Well, let's, if we think about these projects, let's just think about what happens with a project. Oh, we may do some front end engineering, then we do detailed design. And if it's a software related project, as many of them are today, we do some internal testing, we do user testing, then we go live, right? We go live, and many times the customer doesn't have a plan. What happens after we start this new system up? Whether it's a CMMS system, an APN? system, some other system? We started it up? Now what so there's a lot of risk associated with that. And those, those those risks, if we aren't thinking and planning ahead, could be in a variety of things. No, Postville go live value creation plan. How about this one, this is huge. And all these projects, it is an adaption governance, and a chain management plan. We're changing the work processes that everybody use, we're changing the technology, they're tools. And if we don't put an adoption plan in place, that's a huge risk that can negatively impact the return on investment. Now, the flip side of that is we typically think about risk in a negative sense. But let's step back and say, how about if we manage these things? Well, how about if we have a good value creation plan, we've done great change management, we're focused on the business outcomes, there's an upside to risk, you know, without any without risk, there is no opportunity. But if we properly manage this, we can actually create additional value.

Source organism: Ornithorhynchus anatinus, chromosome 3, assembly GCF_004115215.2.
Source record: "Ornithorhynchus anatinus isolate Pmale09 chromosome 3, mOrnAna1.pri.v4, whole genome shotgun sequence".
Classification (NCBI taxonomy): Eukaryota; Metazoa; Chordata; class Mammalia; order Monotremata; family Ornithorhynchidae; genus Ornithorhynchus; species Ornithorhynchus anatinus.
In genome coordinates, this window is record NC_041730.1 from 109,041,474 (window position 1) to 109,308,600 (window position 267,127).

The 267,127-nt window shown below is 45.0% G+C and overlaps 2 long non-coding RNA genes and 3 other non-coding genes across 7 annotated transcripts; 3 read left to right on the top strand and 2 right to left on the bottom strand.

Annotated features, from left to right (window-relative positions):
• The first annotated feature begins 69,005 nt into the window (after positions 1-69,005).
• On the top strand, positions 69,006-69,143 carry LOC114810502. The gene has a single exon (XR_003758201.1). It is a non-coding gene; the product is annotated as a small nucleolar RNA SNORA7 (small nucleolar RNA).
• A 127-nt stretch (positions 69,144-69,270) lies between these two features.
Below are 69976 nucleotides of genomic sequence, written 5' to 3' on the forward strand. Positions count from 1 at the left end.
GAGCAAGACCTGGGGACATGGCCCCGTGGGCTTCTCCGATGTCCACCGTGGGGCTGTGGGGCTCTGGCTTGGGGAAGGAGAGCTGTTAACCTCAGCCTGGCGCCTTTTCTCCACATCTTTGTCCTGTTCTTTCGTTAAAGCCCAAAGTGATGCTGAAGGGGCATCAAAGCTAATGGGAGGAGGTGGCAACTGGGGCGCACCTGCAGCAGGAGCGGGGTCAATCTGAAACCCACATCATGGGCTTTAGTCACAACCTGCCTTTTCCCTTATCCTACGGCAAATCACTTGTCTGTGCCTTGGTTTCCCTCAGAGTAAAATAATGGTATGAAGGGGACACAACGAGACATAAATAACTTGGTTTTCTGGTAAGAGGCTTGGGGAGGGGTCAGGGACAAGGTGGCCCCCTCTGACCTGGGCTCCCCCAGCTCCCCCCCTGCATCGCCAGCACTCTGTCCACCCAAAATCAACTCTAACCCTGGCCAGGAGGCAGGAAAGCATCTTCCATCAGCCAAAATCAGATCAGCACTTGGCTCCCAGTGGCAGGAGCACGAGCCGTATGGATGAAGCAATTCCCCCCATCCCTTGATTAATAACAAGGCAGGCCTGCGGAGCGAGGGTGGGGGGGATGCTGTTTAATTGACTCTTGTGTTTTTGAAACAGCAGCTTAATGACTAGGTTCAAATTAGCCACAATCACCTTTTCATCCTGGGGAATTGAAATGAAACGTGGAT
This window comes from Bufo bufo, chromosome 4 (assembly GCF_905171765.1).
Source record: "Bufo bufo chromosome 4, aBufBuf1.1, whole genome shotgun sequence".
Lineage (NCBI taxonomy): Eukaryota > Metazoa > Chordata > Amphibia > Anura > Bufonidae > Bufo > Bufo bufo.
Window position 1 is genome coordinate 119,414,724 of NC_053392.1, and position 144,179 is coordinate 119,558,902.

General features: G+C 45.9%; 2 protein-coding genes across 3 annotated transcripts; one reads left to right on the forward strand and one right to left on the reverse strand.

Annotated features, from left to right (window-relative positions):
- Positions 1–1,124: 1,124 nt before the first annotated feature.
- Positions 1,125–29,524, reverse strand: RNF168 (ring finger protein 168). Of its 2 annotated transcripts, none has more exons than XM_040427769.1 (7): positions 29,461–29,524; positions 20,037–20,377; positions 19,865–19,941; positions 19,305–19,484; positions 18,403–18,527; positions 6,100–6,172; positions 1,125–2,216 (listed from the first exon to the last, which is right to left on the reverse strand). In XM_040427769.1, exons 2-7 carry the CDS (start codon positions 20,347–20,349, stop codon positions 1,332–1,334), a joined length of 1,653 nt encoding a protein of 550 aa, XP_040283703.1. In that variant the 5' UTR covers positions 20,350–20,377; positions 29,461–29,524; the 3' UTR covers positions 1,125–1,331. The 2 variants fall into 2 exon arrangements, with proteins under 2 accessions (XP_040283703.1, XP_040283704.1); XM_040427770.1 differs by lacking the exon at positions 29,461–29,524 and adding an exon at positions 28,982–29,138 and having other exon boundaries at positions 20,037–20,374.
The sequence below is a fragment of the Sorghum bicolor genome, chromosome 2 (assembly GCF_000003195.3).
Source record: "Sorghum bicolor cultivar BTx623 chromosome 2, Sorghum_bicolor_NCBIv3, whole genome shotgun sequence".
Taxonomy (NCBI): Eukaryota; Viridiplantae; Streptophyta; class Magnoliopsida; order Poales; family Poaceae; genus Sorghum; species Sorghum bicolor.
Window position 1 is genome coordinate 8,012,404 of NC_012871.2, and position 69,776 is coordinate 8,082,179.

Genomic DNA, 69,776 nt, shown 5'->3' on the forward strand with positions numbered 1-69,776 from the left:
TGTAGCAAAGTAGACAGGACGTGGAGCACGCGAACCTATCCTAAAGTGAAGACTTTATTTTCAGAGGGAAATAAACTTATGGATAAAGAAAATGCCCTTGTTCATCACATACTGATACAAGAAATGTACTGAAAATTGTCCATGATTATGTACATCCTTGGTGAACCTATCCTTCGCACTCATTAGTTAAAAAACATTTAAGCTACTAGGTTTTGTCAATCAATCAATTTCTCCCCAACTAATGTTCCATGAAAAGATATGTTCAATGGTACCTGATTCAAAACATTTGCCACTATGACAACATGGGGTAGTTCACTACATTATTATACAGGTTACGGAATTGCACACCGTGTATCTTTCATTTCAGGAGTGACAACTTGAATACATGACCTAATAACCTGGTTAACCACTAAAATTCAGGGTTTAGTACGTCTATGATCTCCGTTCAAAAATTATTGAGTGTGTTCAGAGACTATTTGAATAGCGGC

I like it. And you're absolutely right, I think what happens is we get, we get all just sort of sucked into the value of all of this and the hype, and it makes sense. And it looks good on paper. But then when it gets down to execution, that human element comes into play, and then it gets a little squishy, and I like the fact that you have an adoption, governance plan and change management, and everybody else. I very rarely do people say, Gosh, I like change.